Can fecal transplantation restore the microbiota of Caesarean-born infants?
A new study published in Cell shows that the gut microbiota of infants born by Caesarean section can be restored through a fecal microbiota transplant from their mothers. The result is a gut microbiota resembling that of vaginally born infants.
About this article
The gut microbiota of infants born by Caesarean section (CS) differs from that of infants born vaginally since CS-born infants are not exposed to maternal microbes during delivery. Some studies report that CS may have short- and long-term consequences for infants’ health, including an increased risk of chronic immune diseases (asthma, allergies, etc.), although this claim remains controversial. A Finnish team has evaluated the efficacy and safety of fecal microbiota transplant (FMT) as a means of restoring the gut microbiota of babies born by CS.
Strict clinical protocol
Stool samples were collected from 17 mothers three weeks before the scheduled CS. A total of 7 women were selected following rigorous screening for pathogens in their stool. Within two hours of birth by CS, each baby received via bottle an FMT from its mother containing approximately 106-107 viable bacterial cells (1 mL of maternal stool diluted in 4 mL of breast milk). The gut microbiota and health status of each infant were evaluated at birth, for two days in the maternity ward, then every week for one month, and finally at three months. The composition of their gut microbiota was analyzed via 16S rRNA sequencing, then compared to that of 82 babies born vaginally or by CS without FMT.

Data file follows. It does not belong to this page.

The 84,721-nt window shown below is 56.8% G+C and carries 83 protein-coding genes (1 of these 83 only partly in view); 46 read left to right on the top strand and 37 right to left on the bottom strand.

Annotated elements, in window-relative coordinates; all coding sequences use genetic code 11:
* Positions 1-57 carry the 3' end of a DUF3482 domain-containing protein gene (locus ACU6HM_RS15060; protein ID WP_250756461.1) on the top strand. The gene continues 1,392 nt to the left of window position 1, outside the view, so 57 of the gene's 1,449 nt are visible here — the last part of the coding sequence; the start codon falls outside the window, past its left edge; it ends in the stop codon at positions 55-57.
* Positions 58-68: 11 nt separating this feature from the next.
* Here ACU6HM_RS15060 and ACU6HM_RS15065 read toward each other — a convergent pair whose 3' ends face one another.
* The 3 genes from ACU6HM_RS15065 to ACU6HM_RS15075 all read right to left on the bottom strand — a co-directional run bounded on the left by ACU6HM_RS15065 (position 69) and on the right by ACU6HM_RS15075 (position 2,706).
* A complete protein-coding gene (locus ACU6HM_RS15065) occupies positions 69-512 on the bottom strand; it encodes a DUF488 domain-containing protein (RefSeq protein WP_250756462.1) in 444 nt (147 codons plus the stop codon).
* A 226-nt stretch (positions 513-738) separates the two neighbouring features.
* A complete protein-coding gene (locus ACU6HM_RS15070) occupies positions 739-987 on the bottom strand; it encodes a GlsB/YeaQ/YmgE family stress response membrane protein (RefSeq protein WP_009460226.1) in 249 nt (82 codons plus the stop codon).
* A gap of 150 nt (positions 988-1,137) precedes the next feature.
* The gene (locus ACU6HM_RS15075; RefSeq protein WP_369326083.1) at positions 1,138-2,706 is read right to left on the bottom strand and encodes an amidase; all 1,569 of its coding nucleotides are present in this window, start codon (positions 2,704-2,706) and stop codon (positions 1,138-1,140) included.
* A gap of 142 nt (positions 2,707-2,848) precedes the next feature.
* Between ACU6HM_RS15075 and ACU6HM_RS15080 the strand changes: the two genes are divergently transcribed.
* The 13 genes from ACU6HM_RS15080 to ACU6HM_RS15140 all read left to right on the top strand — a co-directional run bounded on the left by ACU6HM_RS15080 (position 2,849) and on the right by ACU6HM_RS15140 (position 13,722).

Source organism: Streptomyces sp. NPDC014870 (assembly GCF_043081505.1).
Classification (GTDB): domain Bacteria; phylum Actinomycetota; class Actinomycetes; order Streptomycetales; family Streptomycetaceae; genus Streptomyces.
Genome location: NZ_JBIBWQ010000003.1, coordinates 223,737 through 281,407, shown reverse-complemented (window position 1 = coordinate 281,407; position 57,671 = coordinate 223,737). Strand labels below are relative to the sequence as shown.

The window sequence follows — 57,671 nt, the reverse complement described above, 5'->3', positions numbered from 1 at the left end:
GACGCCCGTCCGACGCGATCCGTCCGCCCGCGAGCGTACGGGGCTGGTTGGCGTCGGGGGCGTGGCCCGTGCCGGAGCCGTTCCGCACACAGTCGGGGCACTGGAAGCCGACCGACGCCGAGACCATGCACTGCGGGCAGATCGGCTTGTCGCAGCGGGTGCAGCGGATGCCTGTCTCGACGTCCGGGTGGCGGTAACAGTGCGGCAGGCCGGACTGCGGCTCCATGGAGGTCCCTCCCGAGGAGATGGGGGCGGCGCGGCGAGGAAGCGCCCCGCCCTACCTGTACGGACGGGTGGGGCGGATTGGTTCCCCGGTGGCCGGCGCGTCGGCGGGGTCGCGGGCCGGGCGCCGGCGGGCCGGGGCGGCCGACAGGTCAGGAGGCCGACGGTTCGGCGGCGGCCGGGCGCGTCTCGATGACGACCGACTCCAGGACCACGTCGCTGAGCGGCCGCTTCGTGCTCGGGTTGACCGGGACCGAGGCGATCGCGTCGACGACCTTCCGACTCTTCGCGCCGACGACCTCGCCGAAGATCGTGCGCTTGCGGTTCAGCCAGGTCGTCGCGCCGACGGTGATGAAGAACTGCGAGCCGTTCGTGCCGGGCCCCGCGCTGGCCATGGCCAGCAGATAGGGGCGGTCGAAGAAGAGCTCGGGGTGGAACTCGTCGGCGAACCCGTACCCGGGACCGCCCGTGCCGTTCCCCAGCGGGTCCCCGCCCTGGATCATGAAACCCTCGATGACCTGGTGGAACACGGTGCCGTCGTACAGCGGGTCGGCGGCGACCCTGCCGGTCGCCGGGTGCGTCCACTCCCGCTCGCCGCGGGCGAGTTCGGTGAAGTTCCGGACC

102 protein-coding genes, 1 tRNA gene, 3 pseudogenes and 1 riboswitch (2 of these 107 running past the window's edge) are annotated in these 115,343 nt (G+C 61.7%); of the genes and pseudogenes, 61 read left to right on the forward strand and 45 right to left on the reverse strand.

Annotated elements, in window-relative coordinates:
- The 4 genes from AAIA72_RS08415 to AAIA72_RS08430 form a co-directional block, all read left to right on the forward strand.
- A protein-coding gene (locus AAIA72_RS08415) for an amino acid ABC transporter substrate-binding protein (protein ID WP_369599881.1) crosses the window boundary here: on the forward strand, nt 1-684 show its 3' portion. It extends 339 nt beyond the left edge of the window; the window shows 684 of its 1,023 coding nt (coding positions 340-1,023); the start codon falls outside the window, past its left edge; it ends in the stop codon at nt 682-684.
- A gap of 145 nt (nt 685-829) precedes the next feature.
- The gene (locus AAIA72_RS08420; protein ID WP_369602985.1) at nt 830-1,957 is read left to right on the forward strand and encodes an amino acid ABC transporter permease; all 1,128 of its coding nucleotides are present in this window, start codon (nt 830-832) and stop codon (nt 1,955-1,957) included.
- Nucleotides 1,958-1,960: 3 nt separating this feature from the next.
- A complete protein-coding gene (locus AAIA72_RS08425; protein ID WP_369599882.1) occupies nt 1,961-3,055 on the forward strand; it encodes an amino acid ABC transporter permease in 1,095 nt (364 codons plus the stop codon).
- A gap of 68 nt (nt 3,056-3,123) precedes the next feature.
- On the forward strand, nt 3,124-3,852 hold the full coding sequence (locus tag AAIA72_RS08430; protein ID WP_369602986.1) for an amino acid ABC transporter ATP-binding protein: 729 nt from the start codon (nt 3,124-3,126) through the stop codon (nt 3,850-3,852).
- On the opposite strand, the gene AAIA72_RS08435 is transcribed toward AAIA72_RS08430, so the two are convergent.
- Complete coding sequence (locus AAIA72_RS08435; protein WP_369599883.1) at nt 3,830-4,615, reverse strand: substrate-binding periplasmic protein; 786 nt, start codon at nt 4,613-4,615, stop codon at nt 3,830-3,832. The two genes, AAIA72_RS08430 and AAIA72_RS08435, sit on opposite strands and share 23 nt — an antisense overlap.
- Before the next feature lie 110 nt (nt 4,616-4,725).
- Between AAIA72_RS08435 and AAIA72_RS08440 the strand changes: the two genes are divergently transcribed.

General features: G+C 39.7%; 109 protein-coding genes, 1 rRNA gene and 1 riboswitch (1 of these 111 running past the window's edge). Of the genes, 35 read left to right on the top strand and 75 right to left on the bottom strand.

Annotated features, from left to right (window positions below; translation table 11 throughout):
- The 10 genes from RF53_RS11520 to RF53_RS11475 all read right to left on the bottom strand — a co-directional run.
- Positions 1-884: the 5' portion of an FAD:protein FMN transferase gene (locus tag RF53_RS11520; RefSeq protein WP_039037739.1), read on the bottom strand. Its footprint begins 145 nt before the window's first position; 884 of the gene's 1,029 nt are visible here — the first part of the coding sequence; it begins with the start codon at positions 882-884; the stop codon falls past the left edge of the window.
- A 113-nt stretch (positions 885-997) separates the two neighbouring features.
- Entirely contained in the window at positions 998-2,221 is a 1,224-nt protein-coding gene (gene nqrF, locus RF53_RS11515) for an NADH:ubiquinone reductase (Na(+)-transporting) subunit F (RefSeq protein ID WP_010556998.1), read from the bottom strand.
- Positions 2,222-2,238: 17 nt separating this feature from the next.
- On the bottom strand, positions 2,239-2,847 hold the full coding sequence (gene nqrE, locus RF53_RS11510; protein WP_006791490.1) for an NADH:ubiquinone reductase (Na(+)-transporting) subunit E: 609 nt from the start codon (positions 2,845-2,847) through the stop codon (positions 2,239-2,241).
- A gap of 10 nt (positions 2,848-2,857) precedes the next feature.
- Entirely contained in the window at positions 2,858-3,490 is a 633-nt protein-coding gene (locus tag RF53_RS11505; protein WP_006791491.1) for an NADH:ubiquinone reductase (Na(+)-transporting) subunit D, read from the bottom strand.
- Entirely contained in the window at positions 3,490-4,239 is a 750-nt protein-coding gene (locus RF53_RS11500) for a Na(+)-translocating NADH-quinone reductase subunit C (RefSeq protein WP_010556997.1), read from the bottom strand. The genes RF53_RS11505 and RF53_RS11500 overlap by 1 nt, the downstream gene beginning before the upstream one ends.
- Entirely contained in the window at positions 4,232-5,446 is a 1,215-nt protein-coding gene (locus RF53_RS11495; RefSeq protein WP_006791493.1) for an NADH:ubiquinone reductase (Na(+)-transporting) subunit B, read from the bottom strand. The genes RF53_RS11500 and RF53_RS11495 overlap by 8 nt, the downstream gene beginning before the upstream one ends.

FMT did not give rise to any adverse effects or complications in the infants during the study period. The gut microbiota of FMT-treated CS infants and infants born vaginally differed in the first few days, then became similar after one week, but remained quite distinct from that of untreated CS-born infants. FMT appears to correct the bacterial signature of CS by bringing the abundance of Bacteroidales and Bifidobacteriales in line with that of vaginally born infants. In addition, the presence of potential pathogens was lower at one week and three months in FMT-treated CS infants compared to untreated CS-born infants. This first proof-of-concept study shows the safety and potential efficacy of FMT as a means of restoring the gut microbiota of infants born by CS. Larger-scale studies are required, but these results provide additional evidence of the importance of natural microbiota transfer from mother to child during childbirth.